The prices of oil influenced by the US-China tensions, and the rise of coronavirus cases
The prices of oil decreased on Monday, while the rise of coronavirus cases and tensions between the United States and China make the outlook for oil demand recovery hard.
Brent crude dropped 53 cents, or 1.2 percent, to $42.81 a barrel by 1340 GMT, whereas the US West Texas Intermediate (WTI) crude dipped to $40.88 a barrel, down 41 cents, or 1.05 percent.
The fall survives while investors want a safe refuge, such as gold and bonds, given tensions between the world’s two biggest economies following the closures of consulates in Houston and Chengdu. In addition, the global cases of the new coronavirus passed 16 million.
Brent remains on track for a fourth successive monthly gain in July and WTI will increase for a third month while supply cuts from the Organization of the Petroleum Exporting Countries and Russia gave support.
The production has dropped clearly in the United States despite the US oil rig count rose last week for the first week since March. Jeffrey Halley, OANDA senior market analyst, said: Oil appears to be caught between opposing forces, crushing price volatility and ranges.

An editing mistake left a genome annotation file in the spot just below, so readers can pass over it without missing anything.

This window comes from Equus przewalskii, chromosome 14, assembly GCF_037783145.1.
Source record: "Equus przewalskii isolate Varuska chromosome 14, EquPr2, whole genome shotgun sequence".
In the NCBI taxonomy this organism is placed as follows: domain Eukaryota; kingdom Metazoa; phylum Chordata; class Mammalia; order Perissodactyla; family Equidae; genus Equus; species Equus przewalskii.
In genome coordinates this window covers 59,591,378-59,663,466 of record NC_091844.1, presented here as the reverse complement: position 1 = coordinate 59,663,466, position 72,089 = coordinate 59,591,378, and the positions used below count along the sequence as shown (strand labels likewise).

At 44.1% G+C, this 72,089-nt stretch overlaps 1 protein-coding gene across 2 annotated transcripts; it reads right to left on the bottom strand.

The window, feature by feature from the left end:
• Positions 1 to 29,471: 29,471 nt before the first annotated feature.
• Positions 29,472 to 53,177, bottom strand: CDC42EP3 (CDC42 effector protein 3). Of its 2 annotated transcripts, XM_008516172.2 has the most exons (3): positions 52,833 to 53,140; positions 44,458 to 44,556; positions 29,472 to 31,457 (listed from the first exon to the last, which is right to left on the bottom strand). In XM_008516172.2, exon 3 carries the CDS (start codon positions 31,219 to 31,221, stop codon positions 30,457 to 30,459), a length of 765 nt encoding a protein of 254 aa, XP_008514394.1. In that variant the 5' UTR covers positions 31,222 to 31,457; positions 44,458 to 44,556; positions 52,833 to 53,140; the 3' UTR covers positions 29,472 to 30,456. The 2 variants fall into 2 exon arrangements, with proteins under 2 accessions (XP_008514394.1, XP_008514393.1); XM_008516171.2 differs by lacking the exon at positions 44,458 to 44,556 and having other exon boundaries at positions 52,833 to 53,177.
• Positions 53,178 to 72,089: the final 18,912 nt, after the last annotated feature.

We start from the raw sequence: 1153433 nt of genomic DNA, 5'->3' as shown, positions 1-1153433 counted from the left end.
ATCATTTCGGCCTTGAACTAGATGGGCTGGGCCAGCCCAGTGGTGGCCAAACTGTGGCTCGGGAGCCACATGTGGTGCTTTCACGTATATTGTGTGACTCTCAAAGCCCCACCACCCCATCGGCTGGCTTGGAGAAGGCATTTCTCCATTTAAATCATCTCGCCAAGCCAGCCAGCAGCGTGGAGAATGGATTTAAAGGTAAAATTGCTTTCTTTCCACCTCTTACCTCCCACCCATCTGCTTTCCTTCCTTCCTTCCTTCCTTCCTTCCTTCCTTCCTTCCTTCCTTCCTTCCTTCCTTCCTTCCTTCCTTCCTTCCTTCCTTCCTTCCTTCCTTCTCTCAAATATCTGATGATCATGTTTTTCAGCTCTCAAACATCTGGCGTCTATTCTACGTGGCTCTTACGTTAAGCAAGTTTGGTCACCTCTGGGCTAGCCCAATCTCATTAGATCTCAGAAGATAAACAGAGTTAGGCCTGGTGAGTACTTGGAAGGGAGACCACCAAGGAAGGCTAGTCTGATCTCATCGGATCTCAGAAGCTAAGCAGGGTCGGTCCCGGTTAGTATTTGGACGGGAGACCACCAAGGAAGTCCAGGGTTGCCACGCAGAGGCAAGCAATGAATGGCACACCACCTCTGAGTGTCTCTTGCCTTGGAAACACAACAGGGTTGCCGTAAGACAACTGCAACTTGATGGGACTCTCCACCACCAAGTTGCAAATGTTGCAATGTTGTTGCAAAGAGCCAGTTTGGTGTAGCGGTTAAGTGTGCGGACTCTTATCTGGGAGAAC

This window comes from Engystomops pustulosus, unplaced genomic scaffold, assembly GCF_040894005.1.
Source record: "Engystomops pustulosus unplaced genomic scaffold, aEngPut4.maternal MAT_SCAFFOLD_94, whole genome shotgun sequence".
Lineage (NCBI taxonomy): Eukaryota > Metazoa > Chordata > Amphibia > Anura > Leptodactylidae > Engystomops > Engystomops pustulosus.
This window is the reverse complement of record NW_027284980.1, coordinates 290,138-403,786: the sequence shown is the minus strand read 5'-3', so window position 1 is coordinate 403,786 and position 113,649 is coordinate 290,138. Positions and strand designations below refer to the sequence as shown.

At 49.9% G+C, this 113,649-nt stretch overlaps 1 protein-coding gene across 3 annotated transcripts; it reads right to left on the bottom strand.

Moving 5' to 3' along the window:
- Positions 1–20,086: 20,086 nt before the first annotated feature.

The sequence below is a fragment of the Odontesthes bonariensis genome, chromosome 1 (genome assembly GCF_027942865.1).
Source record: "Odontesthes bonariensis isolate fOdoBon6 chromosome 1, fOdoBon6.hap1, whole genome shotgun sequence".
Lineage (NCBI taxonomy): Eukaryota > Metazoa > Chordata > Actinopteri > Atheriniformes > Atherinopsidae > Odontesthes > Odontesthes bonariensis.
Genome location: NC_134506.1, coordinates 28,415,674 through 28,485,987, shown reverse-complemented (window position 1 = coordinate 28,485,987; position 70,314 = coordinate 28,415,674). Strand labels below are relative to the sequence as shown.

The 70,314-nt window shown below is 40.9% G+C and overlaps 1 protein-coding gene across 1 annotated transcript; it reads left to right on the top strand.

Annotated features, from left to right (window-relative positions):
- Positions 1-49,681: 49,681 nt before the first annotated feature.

The demand of oil increased after falling steeply in the second quarter, but the recovery is unequal while the lockdowns are imposed because of the rise of the infection rates.
Furthermore, US expectations stimulus measures and a weak dollar, that makes dollar-denominated commodities inexpensive for holders of other currencies, capped losses. The US dollar index increased since September 2018, damaged by the deterioration of relations of US and China and domestic economic concerns. US Senate Republicans on Monday are anticipated to reveal a new $1 trillion to fight coronavirus.
Analysts from Raymond James reported in a note that Massive monetary stimulus has bullish implications for oil, adding that oil has historically increased with inflation spikes and that the current US money supply increase is unprecedented.